Do You Need to Taper Before Your Tough Mudder?

By TMHQ | February 22, 2018


You’ve put in the weeks of lifting, running and mobilizing, eaten your veggies and downed your protein shakes, have your gear prepped, and are ready to rage into your Tough Mudder—or are you? Here’s why getting your taper on can better your performance out on course.

When it comes to preparing for a Tough Mudder, most Mudders have the training right; they get in the interval workouts, the grip strength exercises, the heavy lifting, and the rest days, but few nail what can be the most critical part of all: the taper.

If there’s ten thousand different ways to train for a Tough Mudder, there’s twice as many ways to taper. That said, not all of these methods result in feeling exactly how you want to feel come race day: fresh, springy, and eager to tackle the obstacles on course.

Do I really need to taper? When do I start my taper? How much should I reduce my volume going into my Tough Mudder? What do I do with all of this extra time that’s usually spent training? Fear not, Mudder—the answer to all of your taper questions await.


The Taper

A taper is a gradual lessening; in the terms of athletics, it’s typically the gradual lessening of training leading up to an important event. Tapers serve to help your body absorb the impact of the training you’ve done, while conserving energy that will be needed on race day.


Do you need to taper?

The short answer: yes. The longer answer: it depends. Are you running your Tough Mudder as a way to socialize, hang out with fellow Mudders, and try out your grip strength or test your ice water threshold (Arctic Enema, anyone?) If so, a taper probably isn’t needed. If, however, you’re racing at Toughest Mudder or World’s Toughest Mudder, then a taper is definitely in order. Think about it like this: do you care about your performance during the event? Is it longer than a half-marathon? Will your intensity be high enough where you are unable to speak a few words, let alone have a full conversation? Take a taper. After all, you want your body feeling fresh enough to perform well out on course.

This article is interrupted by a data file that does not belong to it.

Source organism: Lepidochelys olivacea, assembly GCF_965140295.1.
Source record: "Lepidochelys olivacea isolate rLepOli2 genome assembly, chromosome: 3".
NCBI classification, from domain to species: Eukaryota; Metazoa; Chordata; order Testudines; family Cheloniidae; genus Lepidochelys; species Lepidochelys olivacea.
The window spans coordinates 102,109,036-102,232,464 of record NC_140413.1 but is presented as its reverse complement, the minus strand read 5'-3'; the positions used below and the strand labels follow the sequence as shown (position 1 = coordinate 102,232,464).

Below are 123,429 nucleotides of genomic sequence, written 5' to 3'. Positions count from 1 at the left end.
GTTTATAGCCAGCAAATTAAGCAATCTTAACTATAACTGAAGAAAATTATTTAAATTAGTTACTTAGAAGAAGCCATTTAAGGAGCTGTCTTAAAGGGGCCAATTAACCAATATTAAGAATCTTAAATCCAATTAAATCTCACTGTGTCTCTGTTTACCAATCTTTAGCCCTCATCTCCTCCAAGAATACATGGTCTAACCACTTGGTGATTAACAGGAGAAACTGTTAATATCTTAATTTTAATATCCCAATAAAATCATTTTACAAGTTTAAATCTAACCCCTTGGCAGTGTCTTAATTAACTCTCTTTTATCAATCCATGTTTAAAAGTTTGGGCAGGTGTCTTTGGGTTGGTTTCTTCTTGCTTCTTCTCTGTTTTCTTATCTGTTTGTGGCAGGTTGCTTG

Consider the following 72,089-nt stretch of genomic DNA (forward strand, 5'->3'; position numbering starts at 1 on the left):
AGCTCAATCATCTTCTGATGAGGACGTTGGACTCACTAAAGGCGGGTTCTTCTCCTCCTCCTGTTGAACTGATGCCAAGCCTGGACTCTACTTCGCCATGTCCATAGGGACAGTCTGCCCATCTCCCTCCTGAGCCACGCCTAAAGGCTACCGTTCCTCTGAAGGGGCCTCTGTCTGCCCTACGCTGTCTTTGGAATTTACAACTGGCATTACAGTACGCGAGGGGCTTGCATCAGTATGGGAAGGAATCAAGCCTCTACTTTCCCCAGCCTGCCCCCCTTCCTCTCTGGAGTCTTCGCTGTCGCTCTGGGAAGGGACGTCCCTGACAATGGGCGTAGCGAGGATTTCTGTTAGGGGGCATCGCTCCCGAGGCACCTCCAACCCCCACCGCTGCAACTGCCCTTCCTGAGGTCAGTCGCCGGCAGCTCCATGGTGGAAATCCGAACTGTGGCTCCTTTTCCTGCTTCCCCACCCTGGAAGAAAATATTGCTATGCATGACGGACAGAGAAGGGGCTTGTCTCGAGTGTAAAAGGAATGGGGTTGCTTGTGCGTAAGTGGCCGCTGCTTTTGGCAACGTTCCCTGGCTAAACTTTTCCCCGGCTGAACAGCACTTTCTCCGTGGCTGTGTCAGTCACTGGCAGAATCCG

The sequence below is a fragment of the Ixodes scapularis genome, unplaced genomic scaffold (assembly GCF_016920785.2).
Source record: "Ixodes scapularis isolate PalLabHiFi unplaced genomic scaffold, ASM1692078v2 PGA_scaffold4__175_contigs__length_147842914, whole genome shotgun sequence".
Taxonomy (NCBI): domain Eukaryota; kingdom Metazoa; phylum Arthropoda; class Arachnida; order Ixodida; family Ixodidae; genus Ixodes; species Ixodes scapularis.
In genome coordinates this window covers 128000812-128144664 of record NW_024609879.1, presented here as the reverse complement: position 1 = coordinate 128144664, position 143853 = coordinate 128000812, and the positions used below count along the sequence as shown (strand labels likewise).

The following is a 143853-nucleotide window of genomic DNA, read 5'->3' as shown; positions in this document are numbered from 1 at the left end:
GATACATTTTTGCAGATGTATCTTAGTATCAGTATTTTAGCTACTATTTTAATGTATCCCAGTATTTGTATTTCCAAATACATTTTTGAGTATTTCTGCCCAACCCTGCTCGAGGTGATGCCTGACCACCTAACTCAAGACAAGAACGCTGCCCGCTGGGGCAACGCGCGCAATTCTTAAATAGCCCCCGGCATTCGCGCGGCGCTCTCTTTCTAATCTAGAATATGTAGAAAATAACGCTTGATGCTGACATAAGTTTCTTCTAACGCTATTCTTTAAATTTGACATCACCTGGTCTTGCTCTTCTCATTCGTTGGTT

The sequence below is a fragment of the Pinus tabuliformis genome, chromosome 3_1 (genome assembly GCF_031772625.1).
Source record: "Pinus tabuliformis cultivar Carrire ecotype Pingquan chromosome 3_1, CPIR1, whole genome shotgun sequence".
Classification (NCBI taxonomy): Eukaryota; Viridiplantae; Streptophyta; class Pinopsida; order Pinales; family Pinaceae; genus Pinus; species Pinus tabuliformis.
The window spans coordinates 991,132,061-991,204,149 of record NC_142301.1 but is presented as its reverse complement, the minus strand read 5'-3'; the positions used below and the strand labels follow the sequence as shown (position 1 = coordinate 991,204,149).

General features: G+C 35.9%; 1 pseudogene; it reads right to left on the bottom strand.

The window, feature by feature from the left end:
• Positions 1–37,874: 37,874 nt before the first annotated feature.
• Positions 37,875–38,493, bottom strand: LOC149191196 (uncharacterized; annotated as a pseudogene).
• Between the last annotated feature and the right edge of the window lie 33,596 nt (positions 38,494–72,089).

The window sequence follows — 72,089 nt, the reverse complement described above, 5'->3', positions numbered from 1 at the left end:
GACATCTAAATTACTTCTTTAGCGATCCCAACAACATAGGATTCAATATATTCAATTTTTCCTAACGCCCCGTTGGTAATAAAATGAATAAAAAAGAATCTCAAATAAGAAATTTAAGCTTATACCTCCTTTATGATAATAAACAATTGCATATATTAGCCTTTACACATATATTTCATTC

How soon should I start my taper?

Tapers are highly dependent on the intensity and duration of the Tough Mudder you’re heading into. However, a study in The Journal of Medicine & Science in Sports & Exercise found that a two week taper, with a decreased load of 40-60%, results in optimal performance for the majority of people. For Mudders, that means starting your taper two weeks before your Tough Mudder, Tougher Mudder, or Toughest Mudder. For those tackling World’s Toughest Mudder, a slower taper of three weeks might be recommended, especially if you have plans to complete more than 75 miles.


How much should I reduce my volume?

A lot of this depends on the volume of training you were doing in preparation for your Tough Mudder, but most sources agree on a 40-60% volume reduction. While outdated knowledge once recommended a dramatic cutdown of training (like ditching the last few weeks’ of workouts and sitting on the couch instead), a more moderate taper is seen as the key to success come the mud (and you know there will be plenty of it.) If you’re running 40-50 miles a week at your peak, two weeks before your race aim to drop that to 30-35, then to 20 the week of your race. If you prefer not to track mileage, think about reducing your daily workouts by 20 minutes two weeks out from your Tough Mudder, and by at least half of your regular volume the week of your race. You might be feeling ready to rumble when you think about the Tough Mudder coming up, but stick to the plan—you have a battle to be fought out on course, not during the taper.


What the heck do I do with all of this extra time?


If you’re one of those special Mudders who can balance a full-time job, a full household of kids, spouses, and pets, and a full training load, then you’ll probably welcome the taper time to chill out. Even then, it can be challenging to slow down when you’re at the peak of your fitness. However, now’s the time to focus on everything you’ve neglected, like mobility, stretching, good nutrition, and sleep. Spend some time meditating (if you have the patience), or journaling (and we’re not talking about writing in your diary.) Instead, think about the goals you want to accomplish, how you plan on completing the obstacles, and how dang good it’ll feel when you cross that finish line. Here’s to tapering.